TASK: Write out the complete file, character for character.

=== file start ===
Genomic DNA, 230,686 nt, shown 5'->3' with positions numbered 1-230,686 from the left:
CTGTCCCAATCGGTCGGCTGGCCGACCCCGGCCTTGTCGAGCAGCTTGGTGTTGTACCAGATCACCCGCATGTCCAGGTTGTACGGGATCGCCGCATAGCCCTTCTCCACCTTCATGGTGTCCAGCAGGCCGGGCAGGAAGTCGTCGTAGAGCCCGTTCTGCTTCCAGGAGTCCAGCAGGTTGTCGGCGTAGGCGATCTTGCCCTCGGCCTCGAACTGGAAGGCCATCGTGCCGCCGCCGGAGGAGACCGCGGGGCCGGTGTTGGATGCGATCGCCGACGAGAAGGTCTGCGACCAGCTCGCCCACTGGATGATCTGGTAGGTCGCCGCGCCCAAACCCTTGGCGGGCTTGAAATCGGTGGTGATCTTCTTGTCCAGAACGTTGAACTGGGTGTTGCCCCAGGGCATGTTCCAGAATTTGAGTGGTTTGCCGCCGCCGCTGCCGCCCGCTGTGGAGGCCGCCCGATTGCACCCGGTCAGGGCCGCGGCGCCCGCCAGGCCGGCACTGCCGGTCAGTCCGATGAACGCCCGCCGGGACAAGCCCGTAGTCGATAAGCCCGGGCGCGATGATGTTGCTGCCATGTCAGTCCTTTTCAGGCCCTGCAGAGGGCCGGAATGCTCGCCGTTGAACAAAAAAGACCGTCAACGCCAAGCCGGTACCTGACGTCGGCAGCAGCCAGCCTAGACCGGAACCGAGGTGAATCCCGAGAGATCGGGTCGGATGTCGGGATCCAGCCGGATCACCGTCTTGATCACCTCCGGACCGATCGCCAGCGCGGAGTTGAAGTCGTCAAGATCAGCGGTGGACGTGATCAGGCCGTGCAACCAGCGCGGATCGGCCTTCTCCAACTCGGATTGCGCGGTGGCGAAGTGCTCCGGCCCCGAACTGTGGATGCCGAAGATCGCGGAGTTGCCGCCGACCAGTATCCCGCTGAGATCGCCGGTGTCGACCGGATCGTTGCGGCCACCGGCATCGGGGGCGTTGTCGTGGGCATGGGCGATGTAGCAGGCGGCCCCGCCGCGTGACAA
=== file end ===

Genomic DNA, 230,686 nt, shown 5'->3' with positions numbered 1-230,686 from the left:
CTGTCCCAATCGGTCGGCTGGCCGACCCCGGCCTTGTCGAGCAGCTTGGTGTTGTACCAGATCACCCGCATGTCCAGGTTGTACGGGATCGCCGCATAGCCCTTCTCCACCTTCATGGTGTCCAGCAGGCCGGGCAGGAAGTCGTCGTAGAGCCCGTTCTGCTTCCAGGAGTCCAGCAGGTTGTCGGCGTAGGCGATCTTGCCCTCGGCCTCGAACTGGAAGGCCATCGTGCCGCCGCCGGAGGAGACCGCGGGGCCGGTGTTGGATGCGATCGCCGACGAGAAGGTCTGCGACCAGCTCGCCCACTGGATGATCTGGTAGGTCGCCGCGCCCAAACCCTTGGCGGGCTTGAAATCGGTGGTGATCTTCTTGTCCAGAACGTTGAACTGGGTGTTGCCCCAGGGCATGTTCCAGAATTTGAGTGGTTTGCCGCCGCCGCTGCCGCCCGCTGTGGAGGCCGCCCGATTGCACCCGGTCAGGGCCGCGGCGCCCGCCAGGCCGGCACTGCCGGTCAGTCCGATGAACGCCCGCCGGGACAAGCCCGTAGTCGATAAGCCCGGGCGCGATGATGTTGCTGCCATGTCAGTCCTTTTCAGGCCCTGCAGAGGGCCGGAATGCTCGCCGTTGAACAAAAAAGACCGTCAACGCCAAGCCGGTACCTGACGTCGGCAGCAGCCAGCCTAGACCGGAACCGAGGTGAATCCCGAGAGATCGGGTCGGATGTCGGGATCCAGCCGGATCACCGTCTTGATCACCTCCGGACCGATCGCCAGCGCGGAGTTGAAGTCGTCAAGATCAGCGGTGGACGTGATCAGGCCGTGCAACCAGCGCGGATCGGCCTTCTCCAACTCGGATTGCGCGGTGGCGAAGTGCTCCGGCCCCGAACTGTGGATGCCGAAGATCGCGGAGTTGCCGCCGACCAGTATCCCGCTGAGATCGCCGGTGTCGACCGGATCGTTGCGGCCACCGGCATCGGGGGCGTTGTCGTGGGCATGGGCGATGTAGCAGGCGGCCCCGCCGCGTGACAA